wartime edc

Everyday Carry During Wartime

Andy Rutledge Blog 2 Comments

 

We are at war. We ordinary citizens are at a special disadvantage, though, because the only targets are civilians; you and me. We are at a further disadvantage because only the enemy knows when he or she will attack. And when they attack it will be somewhere ordinary people gather to do ordinary things, like work or teach or shop or relax or worship, or it could even be an ambush deliberately set for specific targets.

By Andy Rutledge

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Our war is sporadic. Most days do not feel like wartime, but the war may erupt at any time and in any place, and as civilians we must confront it or escape it with only those things we have with us at the time…as we go about our normal, otherwise-mundane daily lives. The war may then be brought to us by a lone individual with a knife or by a group armed with fully-automatic rifles.

With a few notable exceptions, our war is mild and fought infrequently as compared to the same war in Europe. But as recent history shows, what grows and festers in Europe will follow in the US. The rash of daily rapes, assaults, murders, and mass attacks seen in Europe will arise with similar frequency here; especially since our “leaders” are working tirelessly to ensure this eventuality (and yes, since this fact is alarming, you should look into why they’re doing this).

These important facts provide context to some of our advisable daily choices and responsible people cannot rightly ignore the context or the choices. Carrying concealed every day is one of these responsible choices. It is the only remaining civilian defense against combatants in our growing, festering war.

So what is advisable everyday-carry (EDC) kit in the context of wartime?

Logic suggests that your EDC should be based on a specific strategy in a specific context. If it is not, it is unlikely to be useful in a situation where usefulness is needed most. Today’s EDC choices should therefore differ in important and significant ways from similar choices a decade or two ago.

In a different time, responsible EDC might include a snub-nose revolver or a subcompact pistol. Five or six rounds and a weapon with a practical range of 10 yards or less can be sufficient when the context involves surviving assault from a mugger or two. Be able to demonstrate that you’re armed and not willing to be a victim, maybe even to give one of them a wound if they come with violence, and you’re fairly well equipped. Today, however, along with the possibility of a mugging, you may have to survive a concerted attack by a heavily armed, trained group who will not run away or willingly let you escape, and who will fight to the death.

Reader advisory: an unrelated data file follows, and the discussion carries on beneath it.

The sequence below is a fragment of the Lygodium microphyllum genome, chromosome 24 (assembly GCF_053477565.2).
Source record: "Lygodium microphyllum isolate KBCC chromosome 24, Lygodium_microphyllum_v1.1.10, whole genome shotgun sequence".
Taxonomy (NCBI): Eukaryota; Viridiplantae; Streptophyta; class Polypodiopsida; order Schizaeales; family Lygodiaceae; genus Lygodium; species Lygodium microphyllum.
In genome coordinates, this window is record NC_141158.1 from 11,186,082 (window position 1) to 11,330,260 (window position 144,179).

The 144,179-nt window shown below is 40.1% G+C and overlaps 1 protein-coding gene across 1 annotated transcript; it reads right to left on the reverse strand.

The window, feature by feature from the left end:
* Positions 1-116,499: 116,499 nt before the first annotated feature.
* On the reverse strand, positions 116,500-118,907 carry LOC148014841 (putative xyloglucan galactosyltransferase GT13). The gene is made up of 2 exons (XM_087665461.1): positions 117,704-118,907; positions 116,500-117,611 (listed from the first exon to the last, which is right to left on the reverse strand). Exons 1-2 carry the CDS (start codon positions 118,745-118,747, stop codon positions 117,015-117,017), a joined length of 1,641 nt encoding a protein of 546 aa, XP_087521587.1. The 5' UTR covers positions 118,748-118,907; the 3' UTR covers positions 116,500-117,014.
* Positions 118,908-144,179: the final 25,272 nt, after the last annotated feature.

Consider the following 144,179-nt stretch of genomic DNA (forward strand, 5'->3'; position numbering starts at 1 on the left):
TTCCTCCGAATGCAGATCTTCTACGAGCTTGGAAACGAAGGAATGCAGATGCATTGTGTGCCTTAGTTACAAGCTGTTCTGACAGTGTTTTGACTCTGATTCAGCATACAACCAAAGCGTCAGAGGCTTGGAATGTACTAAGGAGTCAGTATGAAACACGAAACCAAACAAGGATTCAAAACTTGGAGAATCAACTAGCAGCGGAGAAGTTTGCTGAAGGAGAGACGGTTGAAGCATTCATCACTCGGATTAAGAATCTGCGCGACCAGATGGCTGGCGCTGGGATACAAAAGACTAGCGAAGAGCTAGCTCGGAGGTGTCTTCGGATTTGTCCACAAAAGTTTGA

Given the context of what can happen to ordinary citizens today, your EDC should allow you to:

• Engage in a sustained firefight (20-50 rounds)
• Engage effectively at longer distances (25 to 50 yards)
• Treat a significant rifle or shotgun wound to an extremity and stay in the fight
• Contact authorities and perhaps even relay vital tactical information from inside the battle

Therefore, here are some advisable must-haves on your person:

• Compact or full-size (not subcompact) pistol (concealed)
• 1-2 extra magazines, 10-16 rounds each (concealed)
• Tourniquet (e.g. R.A.T.S. or CAT3)
• Phone
• Pocket flashlight
• Knife

Here are a few nice-to-haves on your person:

• Multi tool
• Smartphone
• Fixed-blade fighting knife (concealed)
• IFAK med kit
• Paracord (bracelet or roll)

With the pistol and ammo upgrade alone you should be able to dispense more-accurate hits and at greater ranges (e.g. across a mall atrium or a large church sanctuary) and provide cover fire for others, allowing them to escape or get to cover. These things are seldom an issue for personal defense, but they are stock realities in a battle. Remember: we are at war.

 

wartime everyday carry